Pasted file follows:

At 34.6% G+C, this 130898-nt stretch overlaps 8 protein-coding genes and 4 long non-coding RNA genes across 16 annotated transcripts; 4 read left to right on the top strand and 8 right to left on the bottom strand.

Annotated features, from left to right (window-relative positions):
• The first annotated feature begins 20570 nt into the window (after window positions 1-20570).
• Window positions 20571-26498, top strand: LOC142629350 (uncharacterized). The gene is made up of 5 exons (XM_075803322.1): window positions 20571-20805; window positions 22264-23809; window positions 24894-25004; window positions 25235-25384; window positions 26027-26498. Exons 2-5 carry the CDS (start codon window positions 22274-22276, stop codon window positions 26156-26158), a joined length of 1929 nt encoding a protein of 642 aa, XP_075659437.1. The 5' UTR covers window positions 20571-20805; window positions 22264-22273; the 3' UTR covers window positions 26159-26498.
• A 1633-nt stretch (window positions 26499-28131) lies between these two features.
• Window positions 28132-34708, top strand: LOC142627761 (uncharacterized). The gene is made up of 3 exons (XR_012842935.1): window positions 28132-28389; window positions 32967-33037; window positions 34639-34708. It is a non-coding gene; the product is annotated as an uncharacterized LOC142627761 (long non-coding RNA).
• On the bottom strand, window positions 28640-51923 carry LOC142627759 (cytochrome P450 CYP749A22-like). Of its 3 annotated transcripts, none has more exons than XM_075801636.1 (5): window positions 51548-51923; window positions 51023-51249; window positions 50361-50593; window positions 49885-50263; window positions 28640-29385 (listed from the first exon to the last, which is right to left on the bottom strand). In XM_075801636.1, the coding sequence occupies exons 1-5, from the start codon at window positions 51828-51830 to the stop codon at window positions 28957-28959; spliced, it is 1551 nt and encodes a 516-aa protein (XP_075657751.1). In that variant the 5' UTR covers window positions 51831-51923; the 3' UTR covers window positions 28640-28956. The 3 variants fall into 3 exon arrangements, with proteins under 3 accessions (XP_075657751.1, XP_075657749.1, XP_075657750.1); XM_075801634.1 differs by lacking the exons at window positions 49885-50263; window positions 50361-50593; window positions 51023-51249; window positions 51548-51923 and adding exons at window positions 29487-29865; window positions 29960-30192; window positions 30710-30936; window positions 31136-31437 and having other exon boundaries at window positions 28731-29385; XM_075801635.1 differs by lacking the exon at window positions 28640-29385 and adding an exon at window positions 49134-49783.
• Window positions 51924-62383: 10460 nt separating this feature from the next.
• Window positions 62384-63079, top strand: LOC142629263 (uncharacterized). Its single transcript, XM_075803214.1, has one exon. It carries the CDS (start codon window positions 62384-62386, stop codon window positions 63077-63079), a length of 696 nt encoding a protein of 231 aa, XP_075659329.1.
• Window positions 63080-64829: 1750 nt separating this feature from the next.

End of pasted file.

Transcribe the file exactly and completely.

At 34.6% G+C, this 130898-nt stretch overlaps 8 protein-coding genes and 4 long non-coding RNA genes across 16 annotated transcripts; 4 read left to right on the top strand and 8 right to left on the bottom strand.

Annotated features, from left to right (window-relative positions):
• The first annotated feature begins 20570 nt into the window (after window positions 1-20570).
• Window positions 20571-26498, top strand: LOC142629350 (uncharacterized). The gene is made up of 5 exons (XM_075803322.1): window positions 20571-20805; window positions 22264-23809; window positions 24894-25004; window positions 25235-25384; window positions 26027-26498. Exons 2-5 carry the CDS (start codon window positions 22274-22276, stop codon window positions 26156-26158), a joined length of 1929 nt encoding a protein of 642 aa, XP_075659437.1. The 5' UTR covers window positions 20571-20805; window positions 22264-22273; the 3' UTR covers window positions 26159-26498.
• A 1633-nt stretch (window positions 26499-28131) lies between these two features.
• Window positions 28132-34708, top strand: LOC142627761 (uncharacterized). The gene is made up of 3 exons (XR_012842935.1): window positions 28132-28389; window positions 32967-33037; window positions 34639-34708. It is a non-coding gene; the product is annotated as an uncharacterized LOC142627761 (long non-coding RNA).
• On the bottom strand, window positions 28640-51923 carry LOC142627759 (cytochrome P450 CYP749A22-like). Of its 3 annotated transcripts, none has more exons than XM_075801636.1 (5): window positions 51548-51923; window positions 51023-51249; window positions 50361-50593; window positions 49885-50263; window positions 28640-29385 (listed from the first exon to the last, which is right to left on the bottom strand). In XM_075801636.1, the coding sequence occupies exons 1-5, from the start codon at window positions 51828-51830 to the stop codon at window positions 28957-28959; spliced, it is 1551 nt and encodes a 516-aa protein (XP_075657751.1). In that variant the 5' UTR covers window positions 51831-51923; the 3' UTR covers window positions 28640-28956. The 3 variants fall into 3 exon arrangements, with proteins under 3 accessions (XP_075657751.1, XP_075657749.1, XP_075657750.1); XM_075801634.1 differs by lacking the exons at window positions 49885-50263; window positions 50361-50593; window positions 51023-51249; window positions 51548-51923 and adding exons at window positions 29487-29865; window positions 29960-30192; window positions 30710-30936; window positions 31136-31437 and having other exon boundaries at window positions 28731-29385; XM_075801635.1 differs by lacking the exon at window positions 28640-29385 and adding an exon at window positions 49134-49783.
• Window positions 51924-62383: 10460 nt separating this feature from the next.
• Window positions 62384-63079, top strand: LOC142629263 (uncharacterized). Its single transcript, XM_075803214.1, has one exon. It carries the CDS (start codon window positions 62384-62386, stop codon window positions 63077-63079), a length of 696 nt encoding a protein of 231 aa, XP_075659329.1.
• Window positions 63080-64829: 1750 nt separating this feature from the next.